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The dynamics of creative writing has often eluded writers (poets included). In response to Jeanette Winterson, advice on writing, “Experiment, play, throw away,” Abha, an author of repute, talks to a cross-section of contemporary writers, and differs with Winterson. Here’s an interesting debate, exclusively in Different Truths.
Recently I came across a statement that filled me with writer’s anxiety. It was made by Jeanette Winterson, professor of new writing at the Centre for New Writing, University of Manchester, as her best writing tip, given in The Guardian[i]. She said, “Creativity is inexhaustible. Experiment, play, throw away. Above all be confident enough about creativity to throw stuff out.”
Had she indeed said, ‘throw away’? This went against the grain of anything and everything I had learned in my writing years of close to a decade and a half. Her statement was a shocker, sending reverberations down my writing spine.
I explored this a bit, just to find my unsettled feet. Maybe she was one of a kind. Yet, I found there were others who thought like her. “Push further, push harder, and don’t be afraid to throw everything out and think the work through in a totally new way.” So said Adrienne Celt in ‘Dedication through Destruction: Thoughts on Writing Practice[ii]’.
Writing should be akin to a sandcastle then. Be like a kid and build on the seashore only to step on the sandcastle yourself and destroy it so that you may build another one. Or let the waters flow over your creation, disintegrating forever your work of art.
Before I took any strong, destructive steps, I decided to ask a few writer friends. What did they do with their little scribbles, notes, thoughts, or even larger pieces of work that drifted around? Did they destroy and throw and make space for fresh creativity, for new constructions of work?
Andaleeb Wajid, whose recent book, Will the Oven Explode, is published by Juggernaut, said that she kept all her notes and scribbles, because she was a hoarder, and also for sentimental value. She made her notes in books and liked to go back sometimes to see what she’d originally conceived and what it eventually became… and assess also how far she has come as a writer. She has kept all her random jottings over the past 10 years at least and does not see any ‘throwing away’ happening.
Singapore-based Jayanthi Sankar, whose latest book is Horizon Afar, does not destroy any of her work. She stores them as word files in her drives. Was destruction of previous drafts or works necessary to push towards creativity? She said, “Destroying neither aids nor disturbs creativity because anyway as creators we carry the spark within us.”
Hansda Sowvendra Shekhar, whose book, The Adivasi Will Not Dance, was shortlisted for the Hindu Lit Prize 2016, also saves everything, even partly written work.
Did he believe, like some writers opined, that destruction is required for construction and one should throw out work that does not work? He said, “No, I don’t like the destruction of creative works. If a written work doesn’t work for me I will just ignore it till I get a satisfactory draft, but I will still keep that not-working work with me. It is my work, after all. If I cannot accept what I have written, how will others accept what I have written?
“For me, ‘throwing away’ means ‘keeping away from me for some time’. Also, the human mind is the greatest memory device in the world, bigger than the biggest cloud drive or any such thing. So, with my mind still working, will I really be able to throw away what I have written? The memory of my writing will still be there in my mind. That will haunt me. Had the mind had a format button, then throwing away or discarding would have been possible. But, with my mind still working, how can I discard, how can I forget?”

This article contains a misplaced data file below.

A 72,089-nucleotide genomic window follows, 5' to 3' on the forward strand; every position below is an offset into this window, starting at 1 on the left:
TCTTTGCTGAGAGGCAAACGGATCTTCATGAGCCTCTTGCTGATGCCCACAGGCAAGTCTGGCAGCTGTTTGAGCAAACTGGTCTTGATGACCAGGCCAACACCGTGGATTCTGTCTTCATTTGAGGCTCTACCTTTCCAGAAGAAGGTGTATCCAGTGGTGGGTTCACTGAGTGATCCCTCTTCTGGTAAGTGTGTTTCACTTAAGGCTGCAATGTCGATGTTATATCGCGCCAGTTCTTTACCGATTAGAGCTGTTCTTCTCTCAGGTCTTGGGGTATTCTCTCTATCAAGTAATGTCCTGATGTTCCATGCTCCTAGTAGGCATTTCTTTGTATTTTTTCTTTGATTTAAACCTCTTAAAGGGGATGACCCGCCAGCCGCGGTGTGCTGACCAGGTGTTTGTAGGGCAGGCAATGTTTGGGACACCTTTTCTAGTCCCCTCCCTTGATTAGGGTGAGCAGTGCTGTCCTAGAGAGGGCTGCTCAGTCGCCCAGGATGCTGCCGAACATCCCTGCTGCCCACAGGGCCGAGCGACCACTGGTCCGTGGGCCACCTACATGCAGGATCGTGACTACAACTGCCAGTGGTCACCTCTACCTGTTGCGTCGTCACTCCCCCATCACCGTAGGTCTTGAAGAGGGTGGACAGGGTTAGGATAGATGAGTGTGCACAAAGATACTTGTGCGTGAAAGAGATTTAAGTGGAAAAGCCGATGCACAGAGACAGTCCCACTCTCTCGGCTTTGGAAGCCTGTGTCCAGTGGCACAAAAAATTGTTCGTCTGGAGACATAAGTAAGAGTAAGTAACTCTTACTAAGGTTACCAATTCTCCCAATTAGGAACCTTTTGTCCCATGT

Sharanya Manivannan, whose collection, The High Priestess Never Marries, is recently out, believes that “Different processes work for different artists. Personally, I don’t think anything should be discarded except with ample distance. Over self-criticality can lead to regretful choices.”
Anees Salim, whose book, The Blind Lady’s Descendants won the Crossword Book Award 2105, said he kept “all the drafts, notes, and even chapters from discarded novels. I can’t bring myself to throw anything out.” He, like Andaleeb, revisits his work sometimes to see if his writing has improved. He also revealed that “there is a manuscript I wrote many years ago which I am seriously thinking of rewriting.”
Author Ritu Lalit, whose last book was, Wrong, For the Right Reasons, said that she destroyed previous work, even destroyed current work if she found it shoddy. But such authors are few.
The majority of writers ‘keep’ their work, all of it. They see no reason to throw it, especially now that they have huge storage options like iCloud and more. If we must be practical, that is, for there is so much more to this attachment.
I remembered Stephen King and how his wife Tabby, saved his throw-away work. The crumpled bits of paper in the dustbin finally led to the writing of the novel, Carrie, published by Doubleday. I looked at some random scribbles and imagined them in the dustbin. There may be something like a Carrie there, which would be lost forever, who can say?
I have decided, therefore, that despite the advice of some writers, I will continue to hold my writings close to my chest, not destroy, nor throw anything away It is difficult to part with the workings of one’s mind. The muse may not visit again, or soon enough. Then I have just these jotted down random thoughts to scavenge truths from. On a winter’s day when I am looking for some hidden sunshine to lighten up my broodings about what I should write, I will ferret out such nuts to nibble on.
Photos from the internet.
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